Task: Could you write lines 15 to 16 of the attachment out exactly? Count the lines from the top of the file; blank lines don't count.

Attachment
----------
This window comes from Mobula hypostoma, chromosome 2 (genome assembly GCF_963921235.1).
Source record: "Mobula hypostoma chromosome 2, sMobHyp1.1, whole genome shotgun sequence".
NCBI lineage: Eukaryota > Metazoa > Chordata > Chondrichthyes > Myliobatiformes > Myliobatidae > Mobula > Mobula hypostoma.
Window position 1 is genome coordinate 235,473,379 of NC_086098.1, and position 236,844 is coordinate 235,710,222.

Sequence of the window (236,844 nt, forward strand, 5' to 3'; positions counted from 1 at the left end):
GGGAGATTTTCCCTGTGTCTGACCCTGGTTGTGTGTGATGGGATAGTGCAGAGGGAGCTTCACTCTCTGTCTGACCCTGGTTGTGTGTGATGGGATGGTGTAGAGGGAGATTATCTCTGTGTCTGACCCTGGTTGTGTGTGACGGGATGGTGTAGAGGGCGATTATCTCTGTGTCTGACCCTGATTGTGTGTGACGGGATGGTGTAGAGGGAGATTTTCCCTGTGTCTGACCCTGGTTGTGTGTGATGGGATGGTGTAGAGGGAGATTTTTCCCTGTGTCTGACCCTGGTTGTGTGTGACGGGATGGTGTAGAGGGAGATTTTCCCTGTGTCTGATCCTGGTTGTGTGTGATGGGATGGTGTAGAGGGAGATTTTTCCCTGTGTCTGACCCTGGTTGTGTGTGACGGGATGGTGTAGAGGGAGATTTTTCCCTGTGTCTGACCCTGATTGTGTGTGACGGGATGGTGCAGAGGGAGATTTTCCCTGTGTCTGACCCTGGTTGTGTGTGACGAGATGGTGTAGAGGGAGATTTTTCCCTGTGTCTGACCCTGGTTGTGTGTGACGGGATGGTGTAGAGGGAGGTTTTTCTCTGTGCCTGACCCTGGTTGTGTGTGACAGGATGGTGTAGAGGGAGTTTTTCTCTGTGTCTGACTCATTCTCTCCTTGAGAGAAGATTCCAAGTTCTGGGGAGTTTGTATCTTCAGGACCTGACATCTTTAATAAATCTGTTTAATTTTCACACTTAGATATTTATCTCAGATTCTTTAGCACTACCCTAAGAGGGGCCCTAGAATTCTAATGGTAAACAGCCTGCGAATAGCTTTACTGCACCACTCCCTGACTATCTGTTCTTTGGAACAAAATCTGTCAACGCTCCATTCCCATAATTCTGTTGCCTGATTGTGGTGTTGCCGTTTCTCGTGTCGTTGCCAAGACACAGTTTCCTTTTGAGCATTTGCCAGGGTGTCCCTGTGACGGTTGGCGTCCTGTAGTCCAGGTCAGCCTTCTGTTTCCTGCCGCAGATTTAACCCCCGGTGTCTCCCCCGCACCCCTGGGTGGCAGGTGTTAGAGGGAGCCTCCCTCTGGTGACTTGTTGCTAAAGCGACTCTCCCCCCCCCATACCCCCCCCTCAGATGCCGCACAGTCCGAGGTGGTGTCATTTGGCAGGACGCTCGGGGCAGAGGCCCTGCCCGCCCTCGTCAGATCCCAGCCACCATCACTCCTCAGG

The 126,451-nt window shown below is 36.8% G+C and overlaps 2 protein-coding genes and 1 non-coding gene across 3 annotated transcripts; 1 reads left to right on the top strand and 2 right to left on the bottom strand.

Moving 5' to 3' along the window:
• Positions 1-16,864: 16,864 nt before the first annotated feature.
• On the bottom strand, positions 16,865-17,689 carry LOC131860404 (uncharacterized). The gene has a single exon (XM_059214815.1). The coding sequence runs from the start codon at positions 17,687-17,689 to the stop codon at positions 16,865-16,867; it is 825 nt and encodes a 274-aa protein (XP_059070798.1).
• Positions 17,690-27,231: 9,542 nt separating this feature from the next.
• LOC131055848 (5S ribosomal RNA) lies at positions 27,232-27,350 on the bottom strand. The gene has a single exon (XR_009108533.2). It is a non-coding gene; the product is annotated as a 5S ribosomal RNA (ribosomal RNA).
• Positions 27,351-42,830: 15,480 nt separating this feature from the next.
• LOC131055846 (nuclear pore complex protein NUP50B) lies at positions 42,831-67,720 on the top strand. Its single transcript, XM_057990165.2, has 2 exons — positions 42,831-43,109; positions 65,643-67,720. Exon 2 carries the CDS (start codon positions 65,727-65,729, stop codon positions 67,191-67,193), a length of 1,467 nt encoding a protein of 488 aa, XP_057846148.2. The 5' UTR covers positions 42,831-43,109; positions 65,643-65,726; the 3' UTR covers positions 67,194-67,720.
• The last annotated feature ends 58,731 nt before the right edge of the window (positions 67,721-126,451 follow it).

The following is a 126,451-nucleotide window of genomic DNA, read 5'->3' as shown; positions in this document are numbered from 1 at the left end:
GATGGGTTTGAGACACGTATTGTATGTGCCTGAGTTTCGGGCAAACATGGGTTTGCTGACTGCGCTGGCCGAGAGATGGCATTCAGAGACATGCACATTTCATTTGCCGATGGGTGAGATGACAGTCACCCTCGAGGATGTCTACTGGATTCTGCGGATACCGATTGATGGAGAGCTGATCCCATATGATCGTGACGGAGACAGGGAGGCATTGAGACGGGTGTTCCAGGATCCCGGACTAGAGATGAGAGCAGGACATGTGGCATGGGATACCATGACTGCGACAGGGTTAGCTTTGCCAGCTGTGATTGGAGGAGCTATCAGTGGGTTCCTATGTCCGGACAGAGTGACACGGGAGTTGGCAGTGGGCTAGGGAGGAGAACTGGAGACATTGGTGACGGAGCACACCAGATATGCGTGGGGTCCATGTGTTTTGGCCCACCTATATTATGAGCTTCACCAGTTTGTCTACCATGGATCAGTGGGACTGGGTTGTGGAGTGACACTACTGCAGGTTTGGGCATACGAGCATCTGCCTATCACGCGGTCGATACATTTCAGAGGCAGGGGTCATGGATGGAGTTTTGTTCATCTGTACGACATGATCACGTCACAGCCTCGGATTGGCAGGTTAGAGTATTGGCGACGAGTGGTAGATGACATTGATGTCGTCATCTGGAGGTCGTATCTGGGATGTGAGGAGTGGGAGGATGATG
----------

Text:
• The last annotated feature ends 58,731 nt before the right edge of the window (positions 67,721-126,451 follow it).

The following is a 126,451-nucleotide window of genomic DNA, read 5'->3' as shown; positions in this document are numbered from 1 at the left end: